Chasing the Moon by A. Lee Martinez

So far, it’s an okay but not great book. I’m glad that I checked it out from the library; while it’s not great, it’s fun. I suspect that I hopped in at book 2 or 3… but I’m not really inspired to go dig up book one.

It’s a quirky book with a world like ours, but subject to visitations by beings from other dimensions–who sometimes get stuck. It’s lightly humorous not a pun-a-minute, but there’s a lot of slice of life elements… and an answer to what you do when you’re granted great cosmic power. By the end, it was enjoyable–but still not so much that I’m going to seek out more of the series.

Thinking Fast & Slow by Daniel Kahneman

I was turned onto this book by an online book group; it sounded interesting. I enjoyed the writing–it was very easy to read. Amusingly, given the subject of so much of the book, I found it read easily enough that it was a quick skim rather than sticking deeply to mind. To a certain point, that’s intentional–the author talks about it as getting better at water cooler discussions, and it seems like the overview that sticks (so far) could be very handy for that purpose.

For half of the book, the discussion is about Systems 1 and 2. System 1 is automatic, visual, great at averaging, vigilant for danger, etc. It functions automatically and often has opinions that can feel like considered judgement. System 2 is analytical and detailed, but lazy. It has trouble with any computation trickier than multiplying two two-digit numbers together. The trick is that we all think of our lives as mostly System 2 phenomena… but it’s usually System 1 throwing up an answer, with system two giving it a casual “yup, looks fine” certification.

There are a lot of interesting ideas that get explored at pop-culture length. (Which is probably all I could handle, since that both fields are distant fro my own.) There are a lot of fascinating asides and details, like intensity matching (which gets abused by System 1 for everything from evaluating how much to support a cause, or how long a prison sentence should be), WYSIATI (what you see is all there is), which leads to consistent biases in evaluation depending on “irrelevant” criteria like the order of presentation or adding extraneous, useless information, and more. One of the trickiest things is that S1 hates not having an answer… so, instead of prompting you to think hard, it answers a similar but related question. A trivial example is that “How is your life overall these days?” usually gets reduced to “How do you feel at this moment?”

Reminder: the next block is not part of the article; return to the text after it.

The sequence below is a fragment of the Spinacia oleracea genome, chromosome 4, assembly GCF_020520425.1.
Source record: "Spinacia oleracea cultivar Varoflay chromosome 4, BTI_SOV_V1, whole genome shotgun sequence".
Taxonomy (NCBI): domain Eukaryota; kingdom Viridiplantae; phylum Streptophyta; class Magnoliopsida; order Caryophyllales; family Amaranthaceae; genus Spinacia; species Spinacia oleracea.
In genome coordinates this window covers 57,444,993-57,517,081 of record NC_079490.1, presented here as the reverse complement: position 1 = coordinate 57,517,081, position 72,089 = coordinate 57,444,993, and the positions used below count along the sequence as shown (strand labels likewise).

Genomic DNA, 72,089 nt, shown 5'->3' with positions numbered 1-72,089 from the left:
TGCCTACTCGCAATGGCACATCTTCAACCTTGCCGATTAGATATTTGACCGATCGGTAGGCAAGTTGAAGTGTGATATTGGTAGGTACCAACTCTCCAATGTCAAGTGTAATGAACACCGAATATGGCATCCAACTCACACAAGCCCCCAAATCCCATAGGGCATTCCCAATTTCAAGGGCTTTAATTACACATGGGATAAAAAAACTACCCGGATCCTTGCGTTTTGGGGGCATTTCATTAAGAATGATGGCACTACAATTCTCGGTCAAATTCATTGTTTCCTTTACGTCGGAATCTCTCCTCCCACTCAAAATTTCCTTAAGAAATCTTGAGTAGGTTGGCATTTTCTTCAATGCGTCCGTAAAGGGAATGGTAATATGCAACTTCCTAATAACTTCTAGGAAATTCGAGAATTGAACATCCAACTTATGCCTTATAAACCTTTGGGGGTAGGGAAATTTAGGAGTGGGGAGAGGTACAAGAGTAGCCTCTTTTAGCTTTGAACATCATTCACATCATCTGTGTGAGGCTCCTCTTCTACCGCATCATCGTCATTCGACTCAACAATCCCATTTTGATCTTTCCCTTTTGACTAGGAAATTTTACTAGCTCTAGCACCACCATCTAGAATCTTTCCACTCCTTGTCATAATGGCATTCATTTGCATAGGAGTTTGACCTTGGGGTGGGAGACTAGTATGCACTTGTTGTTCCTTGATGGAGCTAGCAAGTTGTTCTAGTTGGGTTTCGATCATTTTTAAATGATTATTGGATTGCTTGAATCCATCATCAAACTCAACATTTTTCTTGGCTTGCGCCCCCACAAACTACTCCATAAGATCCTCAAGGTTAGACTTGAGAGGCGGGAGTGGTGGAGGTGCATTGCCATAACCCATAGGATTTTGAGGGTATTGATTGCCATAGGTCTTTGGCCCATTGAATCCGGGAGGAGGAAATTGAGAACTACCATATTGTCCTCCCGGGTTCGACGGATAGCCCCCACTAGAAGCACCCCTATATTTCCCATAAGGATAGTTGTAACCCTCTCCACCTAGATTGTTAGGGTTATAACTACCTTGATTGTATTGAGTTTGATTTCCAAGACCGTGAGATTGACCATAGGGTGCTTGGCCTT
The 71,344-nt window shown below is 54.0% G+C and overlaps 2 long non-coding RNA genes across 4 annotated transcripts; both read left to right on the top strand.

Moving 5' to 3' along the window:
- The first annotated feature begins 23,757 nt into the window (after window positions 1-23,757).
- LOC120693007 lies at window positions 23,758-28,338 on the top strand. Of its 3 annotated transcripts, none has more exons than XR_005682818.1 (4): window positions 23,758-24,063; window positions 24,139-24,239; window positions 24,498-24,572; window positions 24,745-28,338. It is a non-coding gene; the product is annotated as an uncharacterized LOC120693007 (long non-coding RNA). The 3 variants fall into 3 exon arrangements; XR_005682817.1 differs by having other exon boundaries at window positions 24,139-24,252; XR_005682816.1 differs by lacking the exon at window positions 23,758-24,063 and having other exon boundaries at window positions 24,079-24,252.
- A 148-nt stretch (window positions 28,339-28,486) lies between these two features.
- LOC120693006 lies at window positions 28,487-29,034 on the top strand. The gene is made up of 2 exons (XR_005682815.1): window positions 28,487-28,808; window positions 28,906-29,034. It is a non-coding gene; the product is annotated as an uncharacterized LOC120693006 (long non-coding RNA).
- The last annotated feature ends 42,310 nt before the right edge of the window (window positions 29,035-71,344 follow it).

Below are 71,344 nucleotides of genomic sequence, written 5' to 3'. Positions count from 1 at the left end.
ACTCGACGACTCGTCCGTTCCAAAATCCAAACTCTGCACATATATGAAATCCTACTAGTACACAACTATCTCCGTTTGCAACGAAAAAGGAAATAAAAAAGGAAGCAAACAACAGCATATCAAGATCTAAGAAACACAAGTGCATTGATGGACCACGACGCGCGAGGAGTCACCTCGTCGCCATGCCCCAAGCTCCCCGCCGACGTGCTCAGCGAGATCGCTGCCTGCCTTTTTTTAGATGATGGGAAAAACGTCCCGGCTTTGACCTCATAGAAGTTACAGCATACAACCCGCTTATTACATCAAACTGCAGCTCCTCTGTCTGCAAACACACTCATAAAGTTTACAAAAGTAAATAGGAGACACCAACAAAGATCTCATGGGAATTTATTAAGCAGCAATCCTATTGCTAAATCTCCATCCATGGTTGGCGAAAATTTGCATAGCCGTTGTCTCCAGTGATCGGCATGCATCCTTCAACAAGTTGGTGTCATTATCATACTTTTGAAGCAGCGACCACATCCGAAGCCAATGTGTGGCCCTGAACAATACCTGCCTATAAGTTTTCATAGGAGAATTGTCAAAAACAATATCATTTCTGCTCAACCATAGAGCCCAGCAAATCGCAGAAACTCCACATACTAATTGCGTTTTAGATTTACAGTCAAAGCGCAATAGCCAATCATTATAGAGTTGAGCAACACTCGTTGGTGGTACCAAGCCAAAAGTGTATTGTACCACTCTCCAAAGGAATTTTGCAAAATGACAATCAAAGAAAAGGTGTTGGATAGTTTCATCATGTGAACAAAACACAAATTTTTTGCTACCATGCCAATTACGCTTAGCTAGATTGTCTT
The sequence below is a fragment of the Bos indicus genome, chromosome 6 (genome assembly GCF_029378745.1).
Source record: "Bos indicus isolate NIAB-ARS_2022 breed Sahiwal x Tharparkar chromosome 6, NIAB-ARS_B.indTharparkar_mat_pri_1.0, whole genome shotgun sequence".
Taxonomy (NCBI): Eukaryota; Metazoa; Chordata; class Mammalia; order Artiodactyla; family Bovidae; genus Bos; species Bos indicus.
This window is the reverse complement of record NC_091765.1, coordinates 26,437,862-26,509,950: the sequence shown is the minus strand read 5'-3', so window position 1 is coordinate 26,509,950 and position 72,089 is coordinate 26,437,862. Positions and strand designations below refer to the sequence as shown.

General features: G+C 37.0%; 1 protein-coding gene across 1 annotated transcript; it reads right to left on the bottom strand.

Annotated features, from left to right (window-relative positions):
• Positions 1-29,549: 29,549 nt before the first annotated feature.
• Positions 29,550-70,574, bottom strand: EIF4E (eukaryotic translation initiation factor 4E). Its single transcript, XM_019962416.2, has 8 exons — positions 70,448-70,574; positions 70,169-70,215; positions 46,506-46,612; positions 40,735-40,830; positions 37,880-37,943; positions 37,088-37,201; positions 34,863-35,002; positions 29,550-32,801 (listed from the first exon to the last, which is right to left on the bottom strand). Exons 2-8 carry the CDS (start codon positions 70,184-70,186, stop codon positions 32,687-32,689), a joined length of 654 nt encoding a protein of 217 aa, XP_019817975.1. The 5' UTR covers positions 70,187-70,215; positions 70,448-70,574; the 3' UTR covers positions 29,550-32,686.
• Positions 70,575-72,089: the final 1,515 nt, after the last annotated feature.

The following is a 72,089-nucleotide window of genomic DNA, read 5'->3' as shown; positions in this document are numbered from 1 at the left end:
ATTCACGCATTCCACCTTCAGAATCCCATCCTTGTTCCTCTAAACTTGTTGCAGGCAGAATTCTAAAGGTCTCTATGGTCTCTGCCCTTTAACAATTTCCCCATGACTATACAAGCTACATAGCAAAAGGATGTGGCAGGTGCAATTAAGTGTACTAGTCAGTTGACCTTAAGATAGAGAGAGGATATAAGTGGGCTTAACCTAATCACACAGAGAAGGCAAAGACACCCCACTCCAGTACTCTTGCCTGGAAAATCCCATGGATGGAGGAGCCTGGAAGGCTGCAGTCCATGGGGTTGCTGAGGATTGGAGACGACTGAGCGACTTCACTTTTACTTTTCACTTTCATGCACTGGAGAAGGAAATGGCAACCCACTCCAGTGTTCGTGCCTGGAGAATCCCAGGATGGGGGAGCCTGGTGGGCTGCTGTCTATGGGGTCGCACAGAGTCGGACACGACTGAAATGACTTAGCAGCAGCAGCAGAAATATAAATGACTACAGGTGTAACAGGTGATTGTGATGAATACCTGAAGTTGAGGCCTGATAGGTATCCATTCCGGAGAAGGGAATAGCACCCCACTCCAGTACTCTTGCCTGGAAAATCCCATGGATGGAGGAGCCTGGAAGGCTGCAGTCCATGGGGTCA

Less of the book is devoted to two further persistent, consistent flaws. In the field of economics, there are a lot of assumptions about rational agents (ie, everyone) and how they act. Humans fail against that baseline in consistent ways. For example, reading contracts thoroughly is unusual–and while an Econ doesn’t care about the font size, Humans do. A huge effect is anchoring–we care more about how things are relative to our current status than absolutely. Which means that you can twist things, just by presenting something as a gain followed by a wager for a degree of loss, or just presenting it as a wager from current standings. (People are risk and loss averse.)

It’s a book that I’m glad I read, and I hope that some of it sticks, despite how easy it went down.

Shadowed Souls by Jim Butcher and Kerrie L. Hughes

A collection of short stories, mostly Urban Fantasy. A few stories were written to stand alone and a few were from series I already appreciate. (Like Jim Butcher’s Cold Case, about Molly.) In general, I enjoyed them, though most weren’t a huge impact–they almost all seem to have been written as easy to skip side adventures that don’t affect the main book series.

The vignettes of established characters from series that I don’t read had a much taller climb. Impossible Monsters was a good stand alone. Hunter Healer was new to me and intriguing. Impossible Monsters was much darker than the rest–it stood out, positively–though I doubt that I’d enjoy whole novels about the character. (The character also has an obnoxious feel of having leveled up that I dislike in non-game world fiction… and even there, usually.) Peacock in Hell also stuck with me.